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Preventing and treating yellow jacket and wasp stings

Preventing and treating yellow jacket and wasp stings


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Estimated read time: 4-5 minutes

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SALT LAKE CITY -- You may have seen a 1963 movie titled “The Birds.” It’s a Hitchcock movie that did for birds what “Jaws” did for swimming in the ocean. Imagine walking outside and being swarmed by nature’s winged little nasties, each with full intent on pecking your eyes out and making you die a doleful death.

There is nothing in nature that really does that, but certain types of wasps can take a close second. No matter where you live, you have probably noticed their nests. Paper wasps will make a neighborhood in your walls, your chimney, your electrical box or even in the swingset.


Bees are often blamed for most stings, but about 90% of all stings are likely caused by yellowjackets. -USU Extension

Oklahoma Cooperative Extension Service reports indicate that there are a variety of wasps that have no problem with stinging you. These include paper wasps, yellow jackets and baldfaced hornets. Other wasps like mud daubers are more peaceful but will sting if threatened. According to the Utah State University extension office, bees are often blamed for stings but about 90 percent of all stings are likely caused by yellow jackets.

Let’s paint a picture: It’s a beautiful day, the sun is shining, the birds are singing and a gentle summer breeze rolls past your face feeling like satin. You think you might perhaps stay out for a while then have a summer barbeque. The lemonade in your hands is fresh-squeezed by your butler, maid or spouse and you’re entirely ready for an afternoon of bliss. You set up a lawn chair and settle in to the exquisiteness that is your glorious afternoon.

But the local yellow jackets smell your lemonade and would like you to share it. One wants to be your neighbor, then two. You can’t swat them away enough. They keep coming. Soon the swats get violent and you start to rock your chair. This disturbs a nest of paper wasps inside your chair and they buzz on out looking for the problem. From their point of view, looks like the problem might be you.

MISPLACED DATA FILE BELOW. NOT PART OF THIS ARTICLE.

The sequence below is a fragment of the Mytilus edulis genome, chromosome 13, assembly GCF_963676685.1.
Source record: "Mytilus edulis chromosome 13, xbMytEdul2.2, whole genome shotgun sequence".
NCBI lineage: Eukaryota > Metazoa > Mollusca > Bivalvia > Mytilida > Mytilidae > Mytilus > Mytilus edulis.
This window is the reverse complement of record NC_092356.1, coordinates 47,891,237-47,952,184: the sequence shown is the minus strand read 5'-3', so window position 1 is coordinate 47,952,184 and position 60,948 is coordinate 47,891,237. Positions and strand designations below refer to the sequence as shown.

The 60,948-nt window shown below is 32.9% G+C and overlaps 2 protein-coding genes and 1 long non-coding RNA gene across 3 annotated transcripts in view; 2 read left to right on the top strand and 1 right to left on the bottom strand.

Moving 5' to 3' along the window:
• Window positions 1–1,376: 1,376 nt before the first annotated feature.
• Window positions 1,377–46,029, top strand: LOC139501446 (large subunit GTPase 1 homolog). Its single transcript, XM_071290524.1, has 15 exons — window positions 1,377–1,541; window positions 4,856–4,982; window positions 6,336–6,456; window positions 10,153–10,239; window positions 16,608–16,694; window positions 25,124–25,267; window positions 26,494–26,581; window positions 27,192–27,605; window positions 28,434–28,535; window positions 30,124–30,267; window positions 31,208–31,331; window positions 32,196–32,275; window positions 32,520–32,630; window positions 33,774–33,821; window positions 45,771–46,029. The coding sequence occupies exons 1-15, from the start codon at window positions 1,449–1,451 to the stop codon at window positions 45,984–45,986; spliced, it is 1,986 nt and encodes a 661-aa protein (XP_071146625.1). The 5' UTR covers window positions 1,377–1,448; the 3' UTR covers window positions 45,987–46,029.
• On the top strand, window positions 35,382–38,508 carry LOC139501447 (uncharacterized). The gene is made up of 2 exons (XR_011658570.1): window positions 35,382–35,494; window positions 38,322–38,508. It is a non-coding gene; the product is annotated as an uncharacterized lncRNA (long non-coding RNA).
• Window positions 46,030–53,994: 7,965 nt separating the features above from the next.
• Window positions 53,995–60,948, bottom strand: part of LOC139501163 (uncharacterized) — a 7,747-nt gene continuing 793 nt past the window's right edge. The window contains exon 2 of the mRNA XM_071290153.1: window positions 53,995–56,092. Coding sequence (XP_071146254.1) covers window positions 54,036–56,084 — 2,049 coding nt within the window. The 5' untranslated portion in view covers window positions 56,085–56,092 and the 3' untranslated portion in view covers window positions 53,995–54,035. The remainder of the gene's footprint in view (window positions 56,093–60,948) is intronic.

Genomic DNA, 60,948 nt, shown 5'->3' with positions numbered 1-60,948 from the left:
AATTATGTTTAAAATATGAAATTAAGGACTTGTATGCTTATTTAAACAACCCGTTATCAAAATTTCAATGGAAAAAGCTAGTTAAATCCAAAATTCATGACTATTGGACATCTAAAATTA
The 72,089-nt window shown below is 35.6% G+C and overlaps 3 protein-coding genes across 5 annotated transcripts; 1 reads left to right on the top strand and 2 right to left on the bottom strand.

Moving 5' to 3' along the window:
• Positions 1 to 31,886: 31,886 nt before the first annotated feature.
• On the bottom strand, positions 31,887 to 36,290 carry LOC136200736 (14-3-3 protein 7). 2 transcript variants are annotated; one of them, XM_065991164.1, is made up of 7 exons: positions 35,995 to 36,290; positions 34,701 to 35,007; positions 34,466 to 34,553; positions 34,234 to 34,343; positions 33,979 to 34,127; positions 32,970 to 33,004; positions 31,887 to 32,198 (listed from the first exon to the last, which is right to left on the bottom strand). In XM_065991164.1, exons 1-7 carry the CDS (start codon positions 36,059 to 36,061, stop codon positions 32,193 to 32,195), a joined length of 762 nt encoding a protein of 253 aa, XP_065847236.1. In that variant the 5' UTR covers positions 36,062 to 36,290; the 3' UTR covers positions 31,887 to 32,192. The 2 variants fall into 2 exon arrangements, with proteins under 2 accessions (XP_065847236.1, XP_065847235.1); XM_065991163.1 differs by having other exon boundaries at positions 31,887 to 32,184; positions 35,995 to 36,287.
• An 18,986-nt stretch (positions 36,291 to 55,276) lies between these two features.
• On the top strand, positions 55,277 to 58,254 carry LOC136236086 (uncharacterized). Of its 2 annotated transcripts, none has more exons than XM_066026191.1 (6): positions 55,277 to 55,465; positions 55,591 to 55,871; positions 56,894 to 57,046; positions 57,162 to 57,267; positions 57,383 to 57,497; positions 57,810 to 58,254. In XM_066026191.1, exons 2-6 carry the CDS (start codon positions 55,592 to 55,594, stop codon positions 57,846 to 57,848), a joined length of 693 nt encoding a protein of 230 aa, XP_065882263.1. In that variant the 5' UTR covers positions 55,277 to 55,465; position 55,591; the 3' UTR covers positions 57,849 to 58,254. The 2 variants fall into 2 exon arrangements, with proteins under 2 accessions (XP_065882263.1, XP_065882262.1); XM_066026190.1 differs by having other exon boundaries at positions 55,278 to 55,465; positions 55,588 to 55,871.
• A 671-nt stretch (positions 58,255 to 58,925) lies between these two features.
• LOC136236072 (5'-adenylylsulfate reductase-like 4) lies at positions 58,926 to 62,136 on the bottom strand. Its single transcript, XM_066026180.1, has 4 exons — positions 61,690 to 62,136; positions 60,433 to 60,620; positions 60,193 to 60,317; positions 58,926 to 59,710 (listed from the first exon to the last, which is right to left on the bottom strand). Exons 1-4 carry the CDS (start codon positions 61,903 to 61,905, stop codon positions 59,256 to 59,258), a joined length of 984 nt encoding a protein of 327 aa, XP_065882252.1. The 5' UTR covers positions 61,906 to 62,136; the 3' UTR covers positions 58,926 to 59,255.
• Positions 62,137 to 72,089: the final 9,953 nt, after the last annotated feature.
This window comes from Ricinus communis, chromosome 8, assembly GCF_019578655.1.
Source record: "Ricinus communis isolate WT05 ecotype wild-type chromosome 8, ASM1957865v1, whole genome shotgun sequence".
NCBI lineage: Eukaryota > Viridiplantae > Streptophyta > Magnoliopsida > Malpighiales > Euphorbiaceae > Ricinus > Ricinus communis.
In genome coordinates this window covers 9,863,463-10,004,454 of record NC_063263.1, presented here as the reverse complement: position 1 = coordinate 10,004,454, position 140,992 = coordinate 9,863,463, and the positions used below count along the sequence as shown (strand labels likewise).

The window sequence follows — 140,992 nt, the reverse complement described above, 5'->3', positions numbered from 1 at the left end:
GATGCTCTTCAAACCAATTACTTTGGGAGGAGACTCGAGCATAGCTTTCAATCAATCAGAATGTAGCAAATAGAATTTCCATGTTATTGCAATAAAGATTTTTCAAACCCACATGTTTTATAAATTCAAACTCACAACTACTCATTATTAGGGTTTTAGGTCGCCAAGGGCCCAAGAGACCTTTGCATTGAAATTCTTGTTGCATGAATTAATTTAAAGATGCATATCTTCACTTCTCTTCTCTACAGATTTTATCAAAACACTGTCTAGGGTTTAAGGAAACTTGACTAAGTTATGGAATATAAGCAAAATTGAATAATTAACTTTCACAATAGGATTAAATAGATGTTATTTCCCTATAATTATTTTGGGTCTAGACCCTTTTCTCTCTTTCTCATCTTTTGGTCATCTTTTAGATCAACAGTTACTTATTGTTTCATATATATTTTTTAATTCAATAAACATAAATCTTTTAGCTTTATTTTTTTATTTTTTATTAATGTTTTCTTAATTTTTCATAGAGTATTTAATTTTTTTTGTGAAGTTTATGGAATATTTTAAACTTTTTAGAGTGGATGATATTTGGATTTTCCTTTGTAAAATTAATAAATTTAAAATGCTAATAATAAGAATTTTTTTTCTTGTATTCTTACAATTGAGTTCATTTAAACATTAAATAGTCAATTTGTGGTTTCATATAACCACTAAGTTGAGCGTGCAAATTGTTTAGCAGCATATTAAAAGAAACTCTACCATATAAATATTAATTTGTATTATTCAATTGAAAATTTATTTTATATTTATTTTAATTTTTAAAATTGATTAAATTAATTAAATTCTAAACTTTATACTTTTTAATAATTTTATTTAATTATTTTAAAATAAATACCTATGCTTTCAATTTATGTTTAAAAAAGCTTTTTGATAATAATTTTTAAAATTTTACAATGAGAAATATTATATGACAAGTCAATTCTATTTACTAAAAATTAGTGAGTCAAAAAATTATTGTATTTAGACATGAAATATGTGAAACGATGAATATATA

Sting Reaction and Treatment
If stung, most people will only experience a mild local reaction with redness, pain, swelling and itching at the sting site. For people with a normal sting reaction, the following treatments may be useful:
  • Ice
  • Baking Soda
  • Ammonia Solution (1-2.5% solution)
  • Oral Antihistamines
  • Epinephrine Inhaler
  • Topical Steroids
  • Local Anesthetics
  • Oral Steroids (prescription only)
If symptoms are more serious, a physician should be consulted. - USU Extension

Surrender flag now up, you abandon your chair and lemonade to the cutthroat creatures. Dejected, you sit on a swing on your children’s playset to contemplate what might have been. What you don’t know is that you have now raised the ire of wasps inside the playset’s metal bars. The come out looking as big and bad as a one-inch critter can get. It seems you have ruined their summer day. Exasperated, you give up and walk into the home, but not before noticing that even more wasps have their front door in the walls of your home. These excellent little creatures have a front door right near yours and are getting in via a gap around the door frame. Oh and yes, they will take the right-of-way, thank you.

So what to do about the little varmints? Two words: prevention and treatment.

Prevention will involve a trip to your favorite hardware store. Get some bug zap spray, the variety that shoots at least 20 feet. While at the store, get some expanding foam insulation and/or caulk. Use these materials to fill holes large and small around your home. Check your eaves and look for anywhere that you might live if you were 1/4-inch wide.

Stings can be treated by first washing the sting site and applying an ice pack to minimize swelling. Then apply baking soda and meat tenderizer in a water paste to reduce venom spread and swelling. Finally, take an antihistamine to reduce the swelling and allergic response. If you have serious reactions (dizziness, asthma, nausea, blood pressure drop), you could potentially have a life-threatening reaction. If so, see a doctor immediately.

It is possible to have your backyard back and live peacefully with bees and wasps. To control wasp populations, remember not to leave food out, including dog food. Keep your garbage can lid closed, and seal holes and gaps on the exterior of your home.

Garth Haslem is an experienced home inspector, author and structural engineer. To read the blog or get a free ebook, please visit www.crossroadsengineers.com. To be notified of other articles and blogs, follow Garth on Twitter at www.twitter.com/ghaslem.

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